When Navig8 gets called in to an organisation to look at branding guidelines to then review and write these statements, we are in a unique position. We know nothing about the organisation and its ethos. This may sound like a bad thing, but it isn't. By not knowing too much we can look at an organisation and be free of any ingrained knowledge giving us an open and untainted view. This is really handy because that is how a 'new person' will come to the organisation.

What this means is you can write freely because by doing so, you are writing to understand the organisation from scratch. I don't know if I have explained that well or not.

Of course over time you have to deeply understand the organisation, what it does and how it goes about its business, but in my opinion the first steps benefit from not knowing too much.

Now write out your statements long hand, don't edit just scribble down everything you want to say. Break each text down to cover the mission, vision etc and the different stakeholders you have defined. An employee wants to hear something very different from a client.

Then edit, edit and edit again. Then edit again. What you should end up with is a tight set of texts that throw up a number of questions. Every client is different and their questions vary enormously. A recent project threw up these questions, as an example:

  • Do we say we were founded in 1916 or we have a 100 years worth of experience?
  • Are we international or global?
  • Do we work with base and precious metals or are they non-ferrous?

We present these as alternatives and they can often create heated discussion with clients. It forces them to think very carefully about the terminology they commit to.

We'd expect to go though a number of rounds of refinement, often having to fight off the CEO's view that not enough has been said about 'risk management'. Remember this is not a list of services and unless all you do is make rubber washers, these statements cannot and should not try to cover everything an organisation does. Imagine writing a set of statements for Google! We deliver search, map, free software, etc. And what happens when Google delivers something new? No. Can't be done and should not be done.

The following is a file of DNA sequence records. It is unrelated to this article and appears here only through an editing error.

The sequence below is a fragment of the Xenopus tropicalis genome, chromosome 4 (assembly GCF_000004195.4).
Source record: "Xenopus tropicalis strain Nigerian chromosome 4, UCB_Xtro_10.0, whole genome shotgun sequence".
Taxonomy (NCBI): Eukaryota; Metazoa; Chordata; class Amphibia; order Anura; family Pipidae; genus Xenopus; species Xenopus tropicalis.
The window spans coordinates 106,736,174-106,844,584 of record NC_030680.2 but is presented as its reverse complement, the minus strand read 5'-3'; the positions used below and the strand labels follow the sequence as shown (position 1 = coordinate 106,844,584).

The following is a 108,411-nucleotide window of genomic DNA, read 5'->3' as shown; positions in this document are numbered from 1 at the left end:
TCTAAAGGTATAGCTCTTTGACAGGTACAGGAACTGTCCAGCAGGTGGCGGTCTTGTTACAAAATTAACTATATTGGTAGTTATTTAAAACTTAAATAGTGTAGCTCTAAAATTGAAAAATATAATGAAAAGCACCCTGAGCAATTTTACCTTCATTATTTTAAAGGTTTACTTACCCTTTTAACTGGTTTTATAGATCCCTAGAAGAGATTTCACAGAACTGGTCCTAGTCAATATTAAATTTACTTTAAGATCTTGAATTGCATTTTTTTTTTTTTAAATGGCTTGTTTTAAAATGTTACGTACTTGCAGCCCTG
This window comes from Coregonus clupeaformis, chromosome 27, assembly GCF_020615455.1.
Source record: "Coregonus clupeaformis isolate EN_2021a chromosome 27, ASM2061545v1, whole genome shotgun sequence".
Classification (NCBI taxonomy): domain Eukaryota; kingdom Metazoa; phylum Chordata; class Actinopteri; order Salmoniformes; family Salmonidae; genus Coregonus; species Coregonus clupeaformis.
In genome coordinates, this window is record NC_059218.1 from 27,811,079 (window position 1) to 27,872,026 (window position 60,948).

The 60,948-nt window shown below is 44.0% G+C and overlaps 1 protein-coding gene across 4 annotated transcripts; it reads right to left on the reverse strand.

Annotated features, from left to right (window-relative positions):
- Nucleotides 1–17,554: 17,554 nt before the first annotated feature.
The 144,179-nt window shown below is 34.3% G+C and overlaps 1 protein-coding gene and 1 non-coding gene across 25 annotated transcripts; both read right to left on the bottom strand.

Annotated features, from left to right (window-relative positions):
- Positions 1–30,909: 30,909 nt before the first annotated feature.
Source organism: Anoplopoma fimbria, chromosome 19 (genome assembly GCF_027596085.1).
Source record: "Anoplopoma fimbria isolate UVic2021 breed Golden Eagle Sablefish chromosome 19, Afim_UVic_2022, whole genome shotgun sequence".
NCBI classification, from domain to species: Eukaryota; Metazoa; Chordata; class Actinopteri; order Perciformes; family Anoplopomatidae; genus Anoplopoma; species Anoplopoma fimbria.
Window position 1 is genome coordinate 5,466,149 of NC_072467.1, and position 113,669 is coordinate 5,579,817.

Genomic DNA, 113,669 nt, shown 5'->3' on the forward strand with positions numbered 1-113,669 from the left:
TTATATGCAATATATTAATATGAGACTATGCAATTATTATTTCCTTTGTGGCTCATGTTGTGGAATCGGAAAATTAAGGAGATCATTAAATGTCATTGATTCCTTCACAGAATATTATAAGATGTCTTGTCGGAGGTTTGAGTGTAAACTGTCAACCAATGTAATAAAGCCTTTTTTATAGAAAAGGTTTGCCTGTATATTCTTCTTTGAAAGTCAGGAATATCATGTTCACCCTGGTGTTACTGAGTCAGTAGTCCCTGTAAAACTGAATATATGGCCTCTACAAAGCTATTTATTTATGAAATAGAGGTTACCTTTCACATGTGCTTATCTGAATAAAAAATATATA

What to avoid
Particularly with mission statements these can read as generic garbage that could apply to any organisation. Statements like 'we engage with our clients and employees to make a real difference...' blah. Don't do that. Be more specific, be meaningful and write and focus on your organisation. These statements should only belong to your organisation. If you can change the name at the top, you haven't done your job properly.

This article
This article sets out to provide a set of guidelines for people who are embarking on writing statements that explain what their organisation does, how it operates and what values they hold dear.

It advises best practise to help enable people deliver the best and most compressive set of statements based on our 20 years of experience delivering similar projects to a wide range of clients.

Our advice is offered in the spirit of a helpful and non-instructive manner, with a view to helping people who may feel unsure how best to achieve their aims in creating concise and emotive statement that best describe their organisation's aim, attitude and activities.

You get the idea.